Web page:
Reactive Scala Driver for MongoDB

Asynchronous & Non-Blocking

The Collection API Design

The Collection API is designed to be very extensible, allowing the use of third-party libraries for building documents (e.g. use something else than the embedded BSON library), including specific serializers and deserializers. For example, that’s the case of the ReactiveMongo Play plugin, which relies on the Play JSON library instead.

// using the default Collection implementation
// (relying on the embedded BSON library)

import reactivemongo.bson._
import reactivemongo.api.collections.default._

case class Person(name: String, age: Int)
object Person {
  implicit val reader: BSONDocumentReader[Person] = Macros.reader[Person]
}

val collection: BSONCollection = db.collection("people")

// find people who are older than 25
val query =
  BSONDocument("age" -> BSONDocument("$gt" -> 25))

// run the query then convert the result to a `Person` instance
// using the implicit (BSON) reader
val result: Future[Option[Person]] = collection.find(query).one[Person]
// using the Play plugin's Collection implementation
// (relying on Play's JSON library)

import play.api.libs.json._
import play.modules.reactivemongo.json.collection._

case class Person(name: String, age: Int)
object Person {
  implicit val reader: Reads[Person] = Json.reads[Person]
}

val collection: JSONCollection = db.collection("people")

// find people who are older than 25
val query =
  Json.obj("age" -> Json.obj("$gt" -> 25))

// run the query then convert the result to a `Person` instance
// using the implicit (JSON) reader
val result: Future[Option[Person]] = collection.find(query).one[Person]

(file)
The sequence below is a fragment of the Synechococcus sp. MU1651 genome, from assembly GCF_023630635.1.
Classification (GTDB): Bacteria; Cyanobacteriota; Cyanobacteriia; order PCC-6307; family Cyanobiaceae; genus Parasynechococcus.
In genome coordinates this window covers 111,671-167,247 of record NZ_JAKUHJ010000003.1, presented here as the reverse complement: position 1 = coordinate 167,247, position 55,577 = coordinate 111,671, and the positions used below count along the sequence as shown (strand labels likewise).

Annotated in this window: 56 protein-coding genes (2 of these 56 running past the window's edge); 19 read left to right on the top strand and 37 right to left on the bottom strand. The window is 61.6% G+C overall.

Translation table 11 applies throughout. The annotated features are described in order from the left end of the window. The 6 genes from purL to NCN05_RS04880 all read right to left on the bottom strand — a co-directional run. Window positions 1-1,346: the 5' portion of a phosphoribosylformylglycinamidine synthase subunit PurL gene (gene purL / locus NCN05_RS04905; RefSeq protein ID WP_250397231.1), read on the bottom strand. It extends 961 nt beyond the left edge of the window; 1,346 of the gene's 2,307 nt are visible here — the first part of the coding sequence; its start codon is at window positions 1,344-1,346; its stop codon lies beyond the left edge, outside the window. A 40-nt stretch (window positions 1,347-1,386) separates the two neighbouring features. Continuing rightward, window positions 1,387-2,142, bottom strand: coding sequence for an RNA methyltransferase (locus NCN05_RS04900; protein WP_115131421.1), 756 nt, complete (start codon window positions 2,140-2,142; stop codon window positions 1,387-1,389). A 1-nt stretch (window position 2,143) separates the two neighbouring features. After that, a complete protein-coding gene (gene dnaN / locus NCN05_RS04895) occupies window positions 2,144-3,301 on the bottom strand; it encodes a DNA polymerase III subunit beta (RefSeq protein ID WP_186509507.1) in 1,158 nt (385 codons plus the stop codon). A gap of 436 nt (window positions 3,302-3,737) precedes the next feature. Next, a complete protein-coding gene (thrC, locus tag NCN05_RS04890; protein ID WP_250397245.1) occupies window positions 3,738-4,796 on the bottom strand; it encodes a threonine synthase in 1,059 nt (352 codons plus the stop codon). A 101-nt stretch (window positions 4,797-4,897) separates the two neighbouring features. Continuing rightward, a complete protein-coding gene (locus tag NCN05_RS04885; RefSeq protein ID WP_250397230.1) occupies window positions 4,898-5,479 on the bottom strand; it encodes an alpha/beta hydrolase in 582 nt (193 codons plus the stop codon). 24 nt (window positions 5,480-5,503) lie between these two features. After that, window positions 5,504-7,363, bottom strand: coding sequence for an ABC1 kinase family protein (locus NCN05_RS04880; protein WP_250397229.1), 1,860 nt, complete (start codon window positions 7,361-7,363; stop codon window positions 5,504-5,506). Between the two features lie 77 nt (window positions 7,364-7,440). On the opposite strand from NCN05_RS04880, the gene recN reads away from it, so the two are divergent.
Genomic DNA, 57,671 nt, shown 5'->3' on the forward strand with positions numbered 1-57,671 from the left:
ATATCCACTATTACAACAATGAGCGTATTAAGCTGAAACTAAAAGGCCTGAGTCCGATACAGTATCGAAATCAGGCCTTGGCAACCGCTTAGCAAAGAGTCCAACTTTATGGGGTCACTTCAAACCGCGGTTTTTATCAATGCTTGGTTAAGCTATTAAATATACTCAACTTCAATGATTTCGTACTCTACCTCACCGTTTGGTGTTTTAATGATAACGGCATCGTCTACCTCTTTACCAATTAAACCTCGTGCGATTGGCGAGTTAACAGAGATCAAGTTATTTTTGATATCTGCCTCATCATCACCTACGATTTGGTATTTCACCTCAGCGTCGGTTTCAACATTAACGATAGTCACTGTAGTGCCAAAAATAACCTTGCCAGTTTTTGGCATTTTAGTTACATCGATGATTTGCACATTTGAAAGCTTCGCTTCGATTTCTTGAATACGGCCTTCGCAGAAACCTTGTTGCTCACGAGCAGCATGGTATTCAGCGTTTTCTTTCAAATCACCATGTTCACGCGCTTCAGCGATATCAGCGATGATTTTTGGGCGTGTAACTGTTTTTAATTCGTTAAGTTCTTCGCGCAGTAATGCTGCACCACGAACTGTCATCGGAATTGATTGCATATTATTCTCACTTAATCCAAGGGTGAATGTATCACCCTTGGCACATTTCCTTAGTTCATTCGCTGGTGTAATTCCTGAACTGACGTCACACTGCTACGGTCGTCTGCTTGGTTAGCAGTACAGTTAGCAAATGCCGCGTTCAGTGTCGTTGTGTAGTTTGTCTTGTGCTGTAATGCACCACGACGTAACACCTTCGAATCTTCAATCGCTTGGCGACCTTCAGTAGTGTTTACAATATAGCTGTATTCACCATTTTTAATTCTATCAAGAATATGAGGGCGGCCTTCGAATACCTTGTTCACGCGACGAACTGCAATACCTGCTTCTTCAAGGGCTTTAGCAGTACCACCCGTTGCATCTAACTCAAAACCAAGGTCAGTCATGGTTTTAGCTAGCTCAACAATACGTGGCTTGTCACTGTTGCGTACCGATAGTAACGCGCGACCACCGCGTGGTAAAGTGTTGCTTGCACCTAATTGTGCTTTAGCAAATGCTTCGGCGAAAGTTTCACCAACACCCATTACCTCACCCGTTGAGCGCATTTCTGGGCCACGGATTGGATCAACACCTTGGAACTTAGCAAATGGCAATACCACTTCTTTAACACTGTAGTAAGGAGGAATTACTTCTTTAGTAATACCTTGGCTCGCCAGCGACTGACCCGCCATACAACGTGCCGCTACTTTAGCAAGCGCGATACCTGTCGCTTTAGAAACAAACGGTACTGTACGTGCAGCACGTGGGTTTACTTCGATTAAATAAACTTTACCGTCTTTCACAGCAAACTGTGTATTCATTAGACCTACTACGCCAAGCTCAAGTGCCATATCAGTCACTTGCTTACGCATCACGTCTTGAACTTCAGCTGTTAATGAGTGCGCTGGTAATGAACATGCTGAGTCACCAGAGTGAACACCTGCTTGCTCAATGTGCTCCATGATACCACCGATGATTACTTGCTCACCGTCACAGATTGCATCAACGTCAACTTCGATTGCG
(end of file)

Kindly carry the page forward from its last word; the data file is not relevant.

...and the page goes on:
This is very useful when you don’t want to explicitly convert your objects into yet another different structure – if your application uses JSON, it is perfectly understandable to want to avoid using BSON only for dealing with MongoDB.

The Collection trait

This trait is almost empty.

// simplified for the sake of readability
trait Collection {
  /** The database which this collection belong to. */
  def db: DB
  /** The name of the collection. */
  def name: String
  /** The default failover strategy for the methods of this collection. */
  def failoverStrategy: FailoverStrategy

  // already implementated methods

  /** Gets the full qualified name of this collection. */
  def fullCollectionName = db.name + "." + name

  /**
   * Gets another implementation of this collection.
   * An implicit CollectionProducer[C] must be present in the scope, or it will be the default implementation ([[reactivemongo.api.collections.default.BSONCollection]]).
   *
   * @param failoverStrategy Overrides the default strategy.
   */
  def as[C <: Collection](failoverStrategy: FailoverStrategy = failoverStrategy)(implicit producer: CollectionProducer[C] = collections.default.BSONCollectionProducer): C = ...

  /**
   * Gets another collection in the current database.
   * An implicit CollectionProducer[C] must be present in the scope, or it will be the default implementation ([[reactivemongo.api.collections.default.BSONCollection]]).
   *
   * @param name The other collection name.
   * @param failoverStrategy Overrides the default strategy.
   */
  def sibling[C <: Collection](name: String, failoverStrategy: FailoverStrategy = failoverStrategy)(implicit producer: CollectionProducer[C] = collections.default.BSONCollectionProducer): C = ...